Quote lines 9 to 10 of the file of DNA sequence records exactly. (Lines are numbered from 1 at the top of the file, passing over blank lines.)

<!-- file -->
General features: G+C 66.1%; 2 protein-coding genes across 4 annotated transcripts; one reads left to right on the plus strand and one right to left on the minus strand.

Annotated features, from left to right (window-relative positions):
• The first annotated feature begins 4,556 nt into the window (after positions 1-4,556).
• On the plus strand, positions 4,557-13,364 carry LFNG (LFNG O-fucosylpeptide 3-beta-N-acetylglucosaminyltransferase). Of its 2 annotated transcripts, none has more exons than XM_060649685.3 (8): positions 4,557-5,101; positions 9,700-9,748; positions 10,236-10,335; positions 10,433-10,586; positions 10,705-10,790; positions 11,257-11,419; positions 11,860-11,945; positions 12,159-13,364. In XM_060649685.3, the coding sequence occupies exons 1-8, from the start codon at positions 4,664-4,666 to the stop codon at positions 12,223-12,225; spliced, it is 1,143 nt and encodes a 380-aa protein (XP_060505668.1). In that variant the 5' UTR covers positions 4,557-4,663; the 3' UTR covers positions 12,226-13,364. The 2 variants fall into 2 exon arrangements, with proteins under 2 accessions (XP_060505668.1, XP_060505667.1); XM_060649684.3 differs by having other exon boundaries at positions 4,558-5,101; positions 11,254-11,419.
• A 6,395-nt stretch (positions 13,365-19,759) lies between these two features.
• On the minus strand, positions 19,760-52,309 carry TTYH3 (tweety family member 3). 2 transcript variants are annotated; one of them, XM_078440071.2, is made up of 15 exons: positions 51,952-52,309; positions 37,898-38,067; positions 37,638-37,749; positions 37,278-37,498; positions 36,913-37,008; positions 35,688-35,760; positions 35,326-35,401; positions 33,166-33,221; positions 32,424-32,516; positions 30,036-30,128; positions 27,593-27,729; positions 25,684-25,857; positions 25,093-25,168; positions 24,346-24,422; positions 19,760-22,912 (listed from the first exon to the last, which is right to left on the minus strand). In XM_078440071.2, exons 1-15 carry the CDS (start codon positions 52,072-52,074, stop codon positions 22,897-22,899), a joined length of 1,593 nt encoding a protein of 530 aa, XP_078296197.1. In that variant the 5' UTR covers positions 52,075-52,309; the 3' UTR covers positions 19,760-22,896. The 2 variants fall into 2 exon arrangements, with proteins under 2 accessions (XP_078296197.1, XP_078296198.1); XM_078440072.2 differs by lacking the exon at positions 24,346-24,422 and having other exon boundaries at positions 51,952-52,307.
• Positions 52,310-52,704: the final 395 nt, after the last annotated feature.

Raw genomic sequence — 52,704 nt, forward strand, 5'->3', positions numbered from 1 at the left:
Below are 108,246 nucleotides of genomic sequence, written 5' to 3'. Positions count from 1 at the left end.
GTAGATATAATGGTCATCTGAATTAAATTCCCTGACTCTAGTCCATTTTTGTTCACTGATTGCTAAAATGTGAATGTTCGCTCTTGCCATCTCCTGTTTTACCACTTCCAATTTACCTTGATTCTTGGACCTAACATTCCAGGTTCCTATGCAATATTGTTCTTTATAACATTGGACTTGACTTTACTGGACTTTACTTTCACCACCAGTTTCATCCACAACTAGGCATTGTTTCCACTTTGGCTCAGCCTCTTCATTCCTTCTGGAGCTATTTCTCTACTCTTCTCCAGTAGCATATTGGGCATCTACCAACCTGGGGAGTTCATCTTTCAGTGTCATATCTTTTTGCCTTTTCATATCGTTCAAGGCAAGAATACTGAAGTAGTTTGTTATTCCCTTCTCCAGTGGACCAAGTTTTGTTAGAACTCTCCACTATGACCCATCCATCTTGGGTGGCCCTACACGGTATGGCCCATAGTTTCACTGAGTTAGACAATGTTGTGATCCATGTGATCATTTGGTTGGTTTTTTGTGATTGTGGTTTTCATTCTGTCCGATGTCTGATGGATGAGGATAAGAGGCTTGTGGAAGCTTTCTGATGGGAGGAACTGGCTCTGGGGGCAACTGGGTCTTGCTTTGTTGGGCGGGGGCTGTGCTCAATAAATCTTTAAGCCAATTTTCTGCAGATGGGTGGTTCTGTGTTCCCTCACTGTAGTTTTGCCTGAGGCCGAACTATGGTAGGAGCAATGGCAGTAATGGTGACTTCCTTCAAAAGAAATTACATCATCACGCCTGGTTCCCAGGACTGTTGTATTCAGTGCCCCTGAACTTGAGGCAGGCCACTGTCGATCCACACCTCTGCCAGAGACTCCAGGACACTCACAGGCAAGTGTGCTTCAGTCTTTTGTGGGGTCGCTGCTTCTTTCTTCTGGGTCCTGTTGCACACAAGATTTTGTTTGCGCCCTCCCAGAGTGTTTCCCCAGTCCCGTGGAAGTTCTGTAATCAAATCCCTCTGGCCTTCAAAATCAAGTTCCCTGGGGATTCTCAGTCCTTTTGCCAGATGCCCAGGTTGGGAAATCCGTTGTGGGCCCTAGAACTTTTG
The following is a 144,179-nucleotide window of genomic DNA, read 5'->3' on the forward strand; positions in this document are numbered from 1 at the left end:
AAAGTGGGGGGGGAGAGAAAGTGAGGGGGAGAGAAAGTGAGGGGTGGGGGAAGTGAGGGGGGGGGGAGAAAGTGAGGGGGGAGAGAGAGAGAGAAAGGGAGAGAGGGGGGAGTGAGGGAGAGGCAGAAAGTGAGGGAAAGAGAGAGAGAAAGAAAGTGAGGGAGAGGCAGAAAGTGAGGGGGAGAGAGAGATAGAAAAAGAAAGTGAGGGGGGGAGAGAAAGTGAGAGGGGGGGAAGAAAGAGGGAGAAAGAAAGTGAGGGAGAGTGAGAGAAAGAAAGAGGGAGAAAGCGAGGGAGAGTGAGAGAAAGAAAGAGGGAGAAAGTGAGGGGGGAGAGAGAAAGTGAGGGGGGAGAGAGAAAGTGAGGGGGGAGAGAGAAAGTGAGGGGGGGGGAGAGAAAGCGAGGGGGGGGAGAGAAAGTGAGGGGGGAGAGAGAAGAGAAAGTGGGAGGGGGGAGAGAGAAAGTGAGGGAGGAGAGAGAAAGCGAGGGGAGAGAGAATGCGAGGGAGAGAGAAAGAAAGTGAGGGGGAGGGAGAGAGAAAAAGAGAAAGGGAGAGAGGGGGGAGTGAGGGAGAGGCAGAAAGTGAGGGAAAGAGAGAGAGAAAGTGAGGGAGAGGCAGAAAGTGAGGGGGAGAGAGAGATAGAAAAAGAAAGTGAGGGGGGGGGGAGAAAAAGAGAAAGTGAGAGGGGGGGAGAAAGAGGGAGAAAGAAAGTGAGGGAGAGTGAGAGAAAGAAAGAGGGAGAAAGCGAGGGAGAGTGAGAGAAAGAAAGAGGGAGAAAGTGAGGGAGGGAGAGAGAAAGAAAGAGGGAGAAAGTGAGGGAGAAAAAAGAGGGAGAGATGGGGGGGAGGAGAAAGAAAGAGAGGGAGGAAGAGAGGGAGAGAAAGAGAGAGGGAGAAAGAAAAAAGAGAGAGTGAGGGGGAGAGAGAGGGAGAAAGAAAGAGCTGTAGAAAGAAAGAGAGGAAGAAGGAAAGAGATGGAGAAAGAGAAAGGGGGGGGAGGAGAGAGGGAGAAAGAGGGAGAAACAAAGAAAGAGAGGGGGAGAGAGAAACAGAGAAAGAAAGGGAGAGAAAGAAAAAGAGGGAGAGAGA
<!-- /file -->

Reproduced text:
Below are 108,246 nucleotides of genomic sequence, written 5' to 3'. Positions count from 1 at the left end.
GTAGATATAATGGTCATCTGAATTAAATTCCCTGACTCTAGTCCATTTTTGTTCACTGATTGCTAAAATGTGAATGTTCGCTCTTGCCATCTCCTGTTTTACCACTTCCAATTTACCTTGATTCTTGGACCTAACATTCCAGGTTCCTATGCAATATTGTTCTTTATAACATTGGACTTGACTTTACTGGACTTTACTTTCACCACCAGTTTCATCCACAACTAGGCATTGTTTCCACTTTGGCTCAGCCTCTTCATTCCTTCTGGAGCTATTTCTCTACTCTTCTCCAGTAGCATATTGGGCATCTACCAACCTGGGGAGTTCATCTTTCAGTGTCATATCTTTTTGCCTTTTCATATCGTTCAAGGCAAGAATACTGAAGTAGTTTGTTATTCCCTTCTCCAGTGGACCAAGTTTTGTTAGAACTCTCCACTATGACCCATCCATCTTGGGTGGCCCTACACGGTATGGCCCATAGTTTCACTGAGTTAGACAATGTTGTGATCCATGTGATCATTTGGTTGGTTTTTTGTGATTGTGGTTTTCATTCTGTCCGATGTCTGATGGATGAGGATAAGAGGCTTGTGGAAGCTTTCTGATGGGAGGAACTGGCTCTGGGGGCAACTGGGTCTTGCTTTGTTGGGCGGGGGCTGTGCTCAATAAATCTTTAAGCCAATTTTCTGCAGATGGGTGGTTCTGTGTTCCCTCACTGTAGTTTTGCCTGAGGCCGAACTATGGTAGGAGCAATGGCAGTAATGGTGACTTCCTTCAAAAGAAATTACATCATCACGCCTGGTTCCCAGGACTGTTGTATTCAGTGCCCCTGAACTTGAGGCAGGCCACTGTCGATCCACACCTCTGCCAGAGACTCCAGGACACTCACAGGCAAGTGTGCTTCAGTCTTTTGTGGGGTCGCTGCTTCTTTCTTCTGGGTCCTGTTGCACACAAGATTTTGTTTGCGCCCTCCCAGAGTGTTTCCCCAGTCCCGTGGAAGTTCTGTAATCAAATCCCTCTGGCCTTCAAAATCAAGTTCCCTGGGGATTCTCAGTCCTTTTGCCAGATGCCCAGGTTGGGAAATCCGTTGTGGGCCCTAGAACTTTTG